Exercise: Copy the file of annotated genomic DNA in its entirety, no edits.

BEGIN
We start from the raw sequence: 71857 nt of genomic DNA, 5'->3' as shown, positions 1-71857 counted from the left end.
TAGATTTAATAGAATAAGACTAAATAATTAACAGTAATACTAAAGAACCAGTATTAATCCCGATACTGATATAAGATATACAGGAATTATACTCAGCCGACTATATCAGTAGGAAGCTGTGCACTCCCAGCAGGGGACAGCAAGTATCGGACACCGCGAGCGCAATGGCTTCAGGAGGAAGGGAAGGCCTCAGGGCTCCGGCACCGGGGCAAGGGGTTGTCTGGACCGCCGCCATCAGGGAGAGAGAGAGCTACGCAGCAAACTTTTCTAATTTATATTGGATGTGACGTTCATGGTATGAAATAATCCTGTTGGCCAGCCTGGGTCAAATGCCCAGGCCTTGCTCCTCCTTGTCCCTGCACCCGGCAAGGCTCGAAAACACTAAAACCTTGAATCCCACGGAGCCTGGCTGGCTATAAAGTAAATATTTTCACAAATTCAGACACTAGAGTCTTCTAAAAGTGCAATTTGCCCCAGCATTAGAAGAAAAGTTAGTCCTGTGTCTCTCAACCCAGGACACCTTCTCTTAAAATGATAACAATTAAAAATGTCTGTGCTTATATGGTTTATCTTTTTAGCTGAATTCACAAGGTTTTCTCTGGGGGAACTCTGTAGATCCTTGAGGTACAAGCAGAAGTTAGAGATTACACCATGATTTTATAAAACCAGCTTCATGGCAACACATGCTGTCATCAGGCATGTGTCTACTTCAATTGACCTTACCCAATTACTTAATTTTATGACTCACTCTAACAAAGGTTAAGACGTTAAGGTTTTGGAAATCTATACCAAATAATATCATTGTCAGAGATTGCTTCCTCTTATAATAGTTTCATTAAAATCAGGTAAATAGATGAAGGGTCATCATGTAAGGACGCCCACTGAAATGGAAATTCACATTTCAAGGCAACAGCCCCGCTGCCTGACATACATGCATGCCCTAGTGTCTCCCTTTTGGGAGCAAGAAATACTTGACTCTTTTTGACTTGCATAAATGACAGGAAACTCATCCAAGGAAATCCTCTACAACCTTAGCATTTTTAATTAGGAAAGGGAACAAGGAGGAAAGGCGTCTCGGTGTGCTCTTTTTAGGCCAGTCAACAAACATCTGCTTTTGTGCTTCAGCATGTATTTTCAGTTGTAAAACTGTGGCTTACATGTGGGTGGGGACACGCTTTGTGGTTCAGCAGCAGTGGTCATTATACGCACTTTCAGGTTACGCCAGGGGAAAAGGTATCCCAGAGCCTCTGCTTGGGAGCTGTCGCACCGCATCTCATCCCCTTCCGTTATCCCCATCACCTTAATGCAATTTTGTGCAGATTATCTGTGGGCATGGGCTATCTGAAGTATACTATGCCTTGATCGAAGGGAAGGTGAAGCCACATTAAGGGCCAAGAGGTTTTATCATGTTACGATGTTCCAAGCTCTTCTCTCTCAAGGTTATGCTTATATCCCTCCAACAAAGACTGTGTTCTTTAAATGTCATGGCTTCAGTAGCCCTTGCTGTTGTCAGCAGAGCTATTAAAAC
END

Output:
We start from the raw sequence: 71857 nt of genomic DNA, 5'->3' as shown, positions 1-71857 counted from the left end.
TAGATTTAATAGAATAAGACTAAATAATTAACAGTAATACTAAAGAACCAGTATTAATCCCGATACTGATATAAGATATACAGGAATTATACTCAGCCGACTATATCAGTAGGAAGCTGTGCACTCCCAGCAGGGGACAGCAAGTATCGGACACCGCGAGCGCAATGGCTTCAGGAGGAAGGGAAGGCCTCAGGGCTCCGGCACCGGGGCAAGGGGTTGTCTGGACCGCCGCCATCAGGGAGAGAGAGAGCTACGCAGCAAACTTTTCTAATTTATATTGGATGTGACGTTCATGGTATGAAATAATCCTGTTGGCCAGCCTGGGTCAAATGCCCAGGCCTTGCTCCTCCTTGTCCCTGCACCCGGCAAGGCTCGAAAACACTAAAACCTTGAATCCCACGGAGCCTGGCTGGCTATAAAGTAAATATTTTCACAAATTCAGACACTAGAGTCTTCTAAAAGTGCAATTTGCCCCAGCATTAGAAGAAAAGTTAGTCCTGTGTCTCTCAACCCAGGACACCTTCTCTTAAAATGATAACAATTAAAAATGTCTGTGCTTATATGGTTTATCTTTTTAGCTGAATTCACAAGGTTTTCTCTGGGGGAACTCTGTAGATCCTTGAGGTACAAGCAGAAGTTAGAGATTACACCATGATTTTATAAAACCAGCTTCATGGCAACACATGCTGTCATCAGGCATGTGTCTACTTCAATTGACCTTACCCAATTACTTAATTTTATGACTCACTCTAACAAAGGTTAAGACGTTAAGGTTTTGGAAATCTATACCAAATAATATCATTGTCAGAGATTGCTTCCTCTTATAATAGTTTCATTAAAATCAGGTAAATAGATGAAGGGTCATCATGTAAGGACGCCCACTGAAATGGAAATTCACATTTCAAGGCAACAGCCCCGCTGCCTGACATACATGCATGCCCTAGTGTCTCCCTTTTGGGAGCAAGAAATACTTGACTCTTTTTGACTTGCATAAATGACAGGAAACTCATCCAAGGAAATCCTCTACAACCTTAGCATTTTTAATTAGGAAAGGGAACAAGGAGGAAAGGCGTCTCGGTGTGCTCTTTTTAGGCCAGTCAACAAACATCTGCTTTTGTGCTTCAGCATGTATTTTCAGTTGTAAAACTGTGGCTTACATGTGGGTGGGGACACGCTTTGTGGTTCAGCAGCAGTGGTCATTATACGCACTTTCAGGTTACGCCAGGGGAAAAGGTATCCCAGAGCCTCTGCTTGGGAGCTGTCGCACCGCATCTCATCCCCTTCCGTTATCCCCATCACCTTAATGCAATTTTGTGCAGATTATCTGTGGGCATGGGCTATCTGAAGTATACTATGCCTTGATCGAAGGGAAGGTGAAGCCACATTAAGGGCCAAGAGGTTTTATCATGTTACGATGTTCCAAGCTCTTCTCTCTCAAGGTTATGCTTATATCCCTCCAACAAAGACTGTGTTCTTTAAATGTCATGGCTTCAGTAGCCCTTGCTGTTGTCAGCAGAGCTATTAAAAC